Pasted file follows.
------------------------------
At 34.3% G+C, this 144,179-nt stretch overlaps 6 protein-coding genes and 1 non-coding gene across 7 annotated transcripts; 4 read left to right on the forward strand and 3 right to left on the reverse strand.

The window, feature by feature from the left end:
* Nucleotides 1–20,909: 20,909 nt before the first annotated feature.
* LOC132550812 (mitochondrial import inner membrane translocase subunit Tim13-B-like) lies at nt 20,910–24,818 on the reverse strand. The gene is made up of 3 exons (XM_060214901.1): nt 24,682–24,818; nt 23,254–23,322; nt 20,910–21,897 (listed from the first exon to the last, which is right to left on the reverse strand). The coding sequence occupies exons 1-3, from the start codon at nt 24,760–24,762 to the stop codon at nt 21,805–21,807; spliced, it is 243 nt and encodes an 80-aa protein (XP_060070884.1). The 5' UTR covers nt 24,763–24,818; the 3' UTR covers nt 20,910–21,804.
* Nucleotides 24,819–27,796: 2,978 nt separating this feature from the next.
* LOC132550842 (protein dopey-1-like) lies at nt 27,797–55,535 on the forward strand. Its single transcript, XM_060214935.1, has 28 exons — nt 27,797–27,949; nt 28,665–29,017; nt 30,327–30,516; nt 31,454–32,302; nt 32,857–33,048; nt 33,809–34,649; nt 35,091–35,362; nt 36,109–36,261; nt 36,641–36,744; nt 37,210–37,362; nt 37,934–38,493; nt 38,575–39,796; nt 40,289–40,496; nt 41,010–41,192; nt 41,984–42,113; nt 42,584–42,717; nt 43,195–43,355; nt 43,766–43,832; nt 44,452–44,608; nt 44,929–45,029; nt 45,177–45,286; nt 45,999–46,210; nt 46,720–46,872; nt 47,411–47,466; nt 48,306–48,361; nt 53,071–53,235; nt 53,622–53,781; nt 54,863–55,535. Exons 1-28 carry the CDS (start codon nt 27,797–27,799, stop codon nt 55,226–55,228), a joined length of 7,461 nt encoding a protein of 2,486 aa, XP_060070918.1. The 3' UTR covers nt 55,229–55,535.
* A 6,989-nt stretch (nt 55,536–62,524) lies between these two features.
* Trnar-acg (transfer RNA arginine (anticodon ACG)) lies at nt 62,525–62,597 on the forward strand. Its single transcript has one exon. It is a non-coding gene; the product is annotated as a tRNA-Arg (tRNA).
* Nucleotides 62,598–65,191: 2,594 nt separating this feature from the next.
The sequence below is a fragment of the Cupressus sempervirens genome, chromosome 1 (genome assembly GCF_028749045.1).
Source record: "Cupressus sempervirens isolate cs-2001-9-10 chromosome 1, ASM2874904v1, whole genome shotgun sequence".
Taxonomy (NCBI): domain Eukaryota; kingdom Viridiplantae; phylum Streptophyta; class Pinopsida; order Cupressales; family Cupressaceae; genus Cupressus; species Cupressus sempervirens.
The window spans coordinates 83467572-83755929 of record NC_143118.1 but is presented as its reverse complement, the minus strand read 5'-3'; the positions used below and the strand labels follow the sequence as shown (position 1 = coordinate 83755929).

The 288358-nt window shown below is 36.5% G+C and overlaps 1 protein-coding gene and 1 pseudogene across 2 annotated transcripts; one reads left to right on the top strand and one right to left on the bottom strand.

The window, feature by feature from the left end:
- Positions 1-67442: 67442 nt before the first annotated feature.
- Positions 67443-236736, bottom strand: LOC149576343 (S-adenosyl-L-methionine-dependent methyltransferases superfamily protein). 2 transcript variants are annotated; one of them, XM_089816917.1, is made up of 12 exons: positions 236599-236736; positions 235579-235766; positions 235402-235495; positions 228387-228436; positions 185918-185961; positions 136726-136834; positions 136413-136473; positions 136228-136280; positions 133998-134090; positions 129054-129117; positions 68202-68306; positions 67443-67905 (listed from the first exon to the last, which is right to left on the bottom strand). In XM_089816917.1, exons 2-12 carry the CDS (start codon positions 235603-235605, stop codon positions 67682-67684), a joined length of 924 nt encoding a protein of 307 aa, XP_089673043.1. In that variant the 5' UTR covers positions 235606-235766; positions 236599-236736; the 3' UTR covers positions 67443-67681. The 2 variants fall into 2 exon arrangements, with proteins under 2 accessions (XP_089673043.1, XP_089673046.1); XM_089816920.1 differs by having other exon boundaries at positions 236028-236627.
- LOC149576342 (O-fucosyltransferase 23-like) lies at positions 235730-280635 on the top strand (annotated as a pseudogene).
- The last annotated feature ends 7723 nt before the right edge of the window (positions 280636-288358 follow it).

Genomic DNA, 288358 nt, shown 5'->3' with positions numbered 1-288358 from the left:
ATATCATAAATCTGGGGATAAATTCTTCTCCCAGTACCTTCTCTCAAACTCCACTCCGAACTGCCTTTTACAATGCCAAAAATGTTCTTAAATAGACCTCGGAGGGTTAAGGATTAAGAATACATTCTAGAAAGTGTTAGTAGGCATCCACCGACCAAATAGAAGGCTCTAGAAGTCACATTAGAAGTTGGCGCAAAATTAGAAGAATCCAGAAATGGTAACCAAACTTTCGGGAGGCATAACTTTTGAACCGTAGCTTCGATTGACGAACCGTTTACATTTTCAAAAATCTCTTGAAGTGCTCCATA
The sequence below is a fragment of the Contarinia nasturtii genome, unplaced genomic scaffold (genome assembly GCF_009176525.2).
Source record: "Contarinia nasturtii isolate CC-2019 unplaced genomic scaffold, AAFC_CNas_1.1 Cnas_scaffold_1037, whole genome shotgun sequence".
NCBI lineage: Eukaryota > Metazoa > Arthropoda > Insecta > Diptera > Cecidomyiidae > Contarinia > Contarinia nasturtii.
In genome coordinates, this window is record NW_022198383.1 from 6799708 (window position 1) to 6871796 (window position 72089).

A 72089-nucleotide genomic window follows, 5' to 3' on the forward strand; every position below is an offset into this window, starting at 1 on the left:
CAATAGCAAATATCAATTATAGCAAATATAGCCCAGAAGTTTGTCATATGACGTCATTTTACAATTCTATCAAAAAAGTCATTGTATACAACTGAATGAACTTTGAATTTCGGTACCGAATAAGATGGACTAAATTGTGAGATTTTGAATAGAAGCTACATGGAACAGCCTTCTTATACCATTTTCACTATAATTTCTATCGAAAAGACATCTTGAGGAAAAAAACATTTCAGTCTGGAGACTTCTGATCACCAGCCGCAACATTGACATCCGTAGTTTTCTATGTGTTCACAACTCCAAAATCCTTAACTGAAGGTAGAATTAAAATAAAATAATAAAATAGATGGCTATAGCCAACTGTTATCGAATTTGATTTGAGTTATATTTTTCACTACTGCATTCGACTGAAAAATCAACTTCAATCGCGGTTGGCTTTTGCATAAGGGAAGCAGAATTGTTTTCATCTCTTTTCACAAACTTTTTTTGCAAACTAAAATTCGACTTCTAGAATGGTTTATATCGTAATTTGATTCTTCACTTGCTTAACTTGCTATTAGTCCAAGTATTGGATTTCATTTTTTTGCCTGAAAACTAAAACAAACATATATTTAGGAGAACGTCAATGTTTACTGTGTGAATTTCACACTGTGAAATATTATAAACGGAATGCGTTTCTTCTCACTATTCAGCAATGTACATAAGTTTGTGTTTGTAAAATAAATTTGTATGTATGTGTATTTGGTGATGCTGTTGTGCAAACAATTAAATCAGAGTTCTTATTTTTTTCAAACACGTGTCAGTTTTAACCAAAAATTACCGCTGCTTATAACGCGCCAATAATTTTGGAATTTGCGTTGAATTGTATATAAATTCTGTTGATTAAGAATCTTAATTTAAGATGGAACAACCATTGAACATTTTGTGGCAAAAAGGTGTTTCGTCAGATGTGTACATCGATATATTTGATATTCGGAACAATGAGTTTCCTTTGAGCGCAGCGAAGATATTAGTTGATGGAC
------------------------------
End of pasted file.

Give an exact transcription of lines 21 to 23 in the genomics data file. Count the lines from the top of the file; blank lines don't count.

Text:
ATATCATAAATCTGGGGATAAATTCTTCTCCCAGTACCTTCTCTCAAACTCCACTCCGAACTGCCTTTTACAATGCCAAAAATGTTCTTAAATAGACCTCGGAGGGTTAAGGATTAAGAATACATTCTAGAAAGTGTTAGTAGGCATCCACCGACCAAATAGAAGGCTCTAGAAGTCACATTAGAAGTTGGCGCAAAATTAGAAGAATCCAGAAATGGTAACCAAACTTTCGGGAGGCATAACTTTTGAACCGTAGCTTCGATTGACGAACCGTTTACATTTTCAAAAATCTCTTGAAGTGCTCCATA
The sequence below is a fragment of the Contarinia nasturtii genome, unplaced genomic scaffold (genome assembly GCF_009176525.2).
Source record: "Contarinia nasturtii isolate CC-2019 unplaced genomic scaffold, AAFC_CNas_1.1 Cnas_scaffold_1037, whole genome shotgun sequence".